Denzel, an old Cornish miner who had seen better days, walked the group to the cap of the hill. “The shaft goes down a good long way,” he said. “No one comes here anymore but me and my missus, ‘least not since the mine flooded out. It was a good producer, too. But you see the camp is all abandoned now and the men moved on.”
“I don’t know what the Saxons thought they would find in these mines,” Gaius said.
“A lot of fuss over money.” Patrick’s voice underlined the foolishness of that choice.
“There was never any gold,” Festuscato added.
“But all these abandoned houses, all up the hillside. Makes it look like the Saxons came here,” Gaius said.
“Slash and burn,” Patrick agreed, and Festuscato nodded.
“I don’t understand.” Dibs got on a different track. “Why was the mine abandoned?”
Festuscato tried to explain. “It has to do with the way the land formed in Cornwall, and Lyoness more so. When the land cooled, it formed cracks all around, and the hot, molten mineral rich rock pushed up from below.” Festuscato imagined one day all those cracks would give way and there would be a massive earthquake, but he said nothing about it out loud.
“The fires of Hell tried to escape,” Gaius teased and watched Dibs, who thought about it and got frightened by the idea of Hell escaping.
“Yes, well, you could say when the flood waters came everything cooled in place, so what you have is tall shafts of tin deposits, sometimes copper or arsenic, which means a little silver, but no gold. Not even a hint of gold.”
“But I still don’t understand,” Dibs said. “I’ve seen mines, and they dig underground to get to a layer of dirt that has the iron or coal or whatever, but then they dig sideways to extract the ore.”
“Not here. It is all just up and down.” Festuscato tried to show with his hands. “Ordinary mines spread out, but tin mines here go up and down. Anyway, when they dig deep enough to reach the ground water, however deep that might be, the mine floods out at the bottom and they can’t dig any deeper. I suppose if they had a pump or some way to keep the water out, they might dig a little deeper.”
“You seem well informed for a stranger,” Denzel said. “I thought you said you were a Roman?”
“I read,” Festuscato responded, with a smile for the old man.
“Yes, well that about explains it.” Denzel missed the smile. “Sometimes when they dig the vein they break through to some underground cavern, water made mostly, but that does not happen often.”
“That’s where the knockers live,” Festuscato said, casually to Dibs.
“Yes, they do,” Denzel nodded.
“What are knockers?” Patrick asked, always ready to learn something new.
“Pigsies, Piskies, Spriggans when they are bad,” Denzel used the words he knew.
“Think little goblins with wings,” Festuscato suggested, though they were more like gnomes and did not always have wings.
“Back when I was a boy we had a cave-in.” Denzel told the story as they climbed. “It was a bad one and men were trapped down there. We dug for all we could but we were certain the men would run out of air before we got there. You know, we found them alive, but they told the strangest tales about hearing knockers on the walls. They said the knockers guided them to a place where they could punch a hole in the wall. There was a cavern beyond, and all the fresh air they needed until they could be rescued. One man swore he saw a little green man running around just out of reach. Many swore they heard sprightly music in the distance. Of course, once the mine was open again, we all went to find this cavern, but no one ever found it. It was like the pigsies sealed up the wall again once the crisis was over. Old man Trevor said the pigsies moved the cavern itself so no one would ever find it.” Denzel shook his head like he did not believe that tall a tale.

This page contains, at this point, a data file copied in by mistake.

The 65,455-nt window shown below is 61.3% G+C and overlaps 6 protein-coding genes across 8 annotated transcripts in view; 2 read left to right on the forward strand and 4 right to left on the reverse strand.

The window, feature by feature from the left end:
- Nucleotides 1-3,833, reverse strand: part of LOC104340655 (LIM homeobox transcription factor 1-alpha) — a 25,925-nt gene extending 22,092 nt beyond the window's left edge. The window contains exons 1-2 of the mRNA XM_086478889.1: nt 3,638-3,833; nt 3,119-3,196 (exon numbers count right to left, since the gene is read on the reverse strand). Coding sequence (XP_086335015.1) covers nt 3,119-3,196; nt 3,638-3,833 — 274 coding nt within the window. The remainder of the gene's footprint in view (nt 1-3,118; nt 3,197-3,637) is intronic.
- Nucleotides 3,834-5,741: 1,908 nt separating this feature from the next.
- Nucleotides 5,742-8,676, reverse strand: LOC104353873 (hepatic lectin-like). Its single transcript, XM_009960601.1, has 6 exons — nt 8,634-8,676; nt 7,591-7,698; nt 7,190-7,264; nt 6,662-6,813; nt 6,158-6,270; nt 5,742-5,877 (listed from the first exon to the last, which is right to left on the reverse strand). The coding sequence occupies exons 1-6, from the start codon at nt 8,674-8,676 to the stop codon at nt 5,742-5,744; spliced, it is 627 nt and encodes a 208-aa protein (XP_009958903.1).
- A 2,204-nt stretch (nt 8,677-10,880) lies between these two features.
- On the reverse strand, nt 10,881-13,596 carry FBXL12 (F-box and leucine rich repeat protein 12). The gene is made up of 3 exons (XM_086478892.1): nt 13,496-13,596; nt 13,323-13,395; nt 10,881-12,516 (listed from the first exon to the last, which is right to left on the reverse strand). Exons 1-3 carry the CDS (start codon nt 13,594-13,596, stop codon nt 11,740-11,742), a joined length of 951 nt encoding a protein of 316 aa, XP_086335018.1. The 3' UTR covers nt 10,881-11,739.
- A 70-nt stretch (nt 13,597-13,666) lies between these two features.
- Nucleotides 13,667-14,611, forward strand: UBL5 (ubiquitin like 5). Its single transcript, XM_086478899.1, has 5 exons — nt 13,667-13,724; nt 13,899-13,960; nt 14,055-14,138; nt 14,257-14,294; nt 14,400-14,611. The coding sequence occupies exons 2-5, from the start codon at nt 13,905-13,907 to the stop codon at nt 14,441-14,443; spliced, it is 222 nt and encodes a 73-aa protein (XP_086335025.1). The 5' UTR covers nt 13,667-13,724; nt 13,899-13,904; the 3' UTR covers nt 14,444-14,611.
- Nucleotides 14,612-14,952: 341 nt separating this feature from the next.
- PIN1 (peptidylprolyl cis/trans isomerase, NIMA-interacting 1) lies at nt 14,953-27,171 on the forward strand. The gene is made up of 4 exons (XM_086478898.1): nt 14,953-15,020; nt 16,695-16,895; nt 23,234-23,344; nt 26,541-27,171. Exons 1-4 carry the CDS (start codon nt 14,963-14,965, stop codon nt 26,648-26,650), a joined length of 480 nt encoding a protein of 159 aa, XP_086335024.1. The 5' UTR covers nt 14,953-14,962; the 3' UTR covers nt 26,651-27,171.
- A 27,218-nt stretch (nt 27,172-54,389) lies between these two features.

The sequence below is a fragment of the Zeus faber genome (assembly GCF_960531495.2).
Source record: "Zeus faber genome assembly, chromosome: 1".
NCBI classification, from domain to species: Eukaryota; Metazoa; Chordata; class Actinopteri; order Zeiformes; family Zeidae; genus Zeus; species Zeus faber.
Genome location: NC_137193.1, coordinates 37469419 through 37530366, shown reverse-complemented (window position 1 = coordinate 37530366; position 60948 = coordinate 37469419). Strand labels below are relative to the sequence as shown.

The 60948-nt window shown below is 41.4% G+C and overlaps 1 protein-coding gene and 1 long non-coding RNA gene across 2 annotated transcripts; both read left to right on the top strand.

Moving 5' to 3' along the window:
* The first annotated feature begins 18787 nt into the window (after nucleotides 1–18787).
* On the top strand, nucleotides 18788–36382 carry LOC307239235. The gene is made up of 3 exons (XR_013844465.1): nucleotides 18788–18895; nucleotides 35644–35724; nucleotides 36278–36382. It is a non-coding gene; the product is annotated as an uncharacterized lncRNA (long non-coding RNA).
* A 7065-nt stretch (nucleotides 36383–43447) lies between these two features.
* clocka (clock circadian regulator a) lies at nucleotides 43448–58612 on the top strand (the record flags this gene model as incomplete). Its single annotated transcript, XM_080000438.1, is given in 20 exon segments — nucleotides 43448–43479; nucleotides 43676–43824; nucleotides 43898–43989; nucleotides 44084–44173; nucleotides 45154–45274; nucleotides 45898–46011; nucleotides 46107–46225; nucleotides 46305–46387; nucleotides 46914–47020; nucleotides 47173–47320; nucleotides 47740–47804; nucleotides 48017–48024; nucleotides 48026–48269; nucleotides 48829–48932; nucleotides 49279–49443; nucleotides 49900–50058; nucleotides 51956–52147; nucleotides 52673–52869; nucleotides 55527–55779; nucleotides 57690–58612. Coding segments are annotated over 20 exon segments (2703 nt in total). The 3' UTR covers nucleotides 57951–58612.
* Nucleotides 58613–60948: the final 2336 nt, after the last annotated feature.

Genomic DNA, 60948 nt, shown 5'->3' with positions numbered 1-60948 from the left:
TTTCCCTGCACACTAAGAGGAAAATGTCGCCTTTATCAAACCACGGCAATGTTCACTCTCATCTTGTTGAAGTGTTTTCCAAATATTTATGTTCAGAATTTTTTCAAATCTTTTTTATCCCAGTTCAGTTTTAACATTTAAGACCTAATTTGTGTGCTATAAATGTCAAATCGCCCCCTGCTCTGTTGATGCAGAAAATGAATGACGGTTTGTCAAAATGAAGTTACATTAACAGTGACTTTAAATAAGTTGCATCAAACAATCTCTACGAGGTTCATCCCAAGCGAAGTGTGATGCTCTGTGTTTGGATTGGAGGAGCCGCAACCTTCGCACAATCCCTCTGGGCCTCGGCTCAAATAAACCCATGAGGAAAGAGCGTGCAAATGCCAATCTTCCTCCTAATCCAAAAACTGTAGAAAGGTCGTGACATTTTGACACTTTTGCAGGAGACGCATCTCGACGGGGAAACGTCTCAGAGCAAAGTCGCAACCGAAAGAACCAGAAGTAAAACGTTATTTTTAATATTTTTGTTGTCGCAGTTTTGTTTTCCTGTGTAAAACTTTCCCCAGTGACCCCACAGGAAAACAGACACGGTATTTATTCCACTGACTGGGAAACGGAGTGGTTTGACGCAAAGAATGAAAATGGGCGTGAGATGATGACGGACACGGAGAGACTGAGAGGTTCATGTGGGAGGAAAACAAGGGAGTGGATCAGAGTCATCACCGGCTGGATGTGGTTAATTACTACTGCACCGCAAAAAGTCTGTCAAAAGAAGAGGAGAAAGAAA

“Think anti-fairies, pixies dancing in the night,” Festuscato suggested. “Think gnomes. Most are nice fellows, you know.” And many had wings, but like Greta’s friend, Bogus the Skin, the wings did not always work.
“I think when a man is in crisis, he will imagine all sorts of things.” Patrick tried to sound reasonable. Mirowen, Dibs and Gaius just looked at Festuscato and waited for a response. Bran caught the looks. “What?” Patrick became aware that there might be something they were not telling him. Simple logic would say a single man might imagine all sorts of things, but a whole bunch of men all imagining the same thing might mean something more than just imagination.
“Elowen.” Denzel called for his wife. The couple had a small cottage beside the great brick house that was the entrance to the mine.
“What a lovely home,” Mirowen praised the cottage, and the flowers planted all around.
“It is,” Gaius said, happy to change the subject. “I could not get my eyes off all the abandoned and burnt out homes on the way up. I must say, I am not a fan of slash and burn diplomacy.”
An old woman came to the door. “Denzel, have you seen Mousden?”
“No, dear.” Denzel turned and explained to the others. “He is a young lad we found two weeks ago. We did not know what to do with him. He won’t tell us where his parents might be, but he has a dreadful fear of the mine. He screams when we go near it. He doesn’t say much, but he screams a lot, and often screams in the night.”
“Mousden.” Elowen called. “He must have been through something terrible.”
“Mousden. Boy.” Denzel joined his voice to the call.
Festuscato got an impression of who they were calling and saw a picture in his mind. He looked at Patrick and Gaius understood something because he reached out, prepared to grab Patrick if necessary.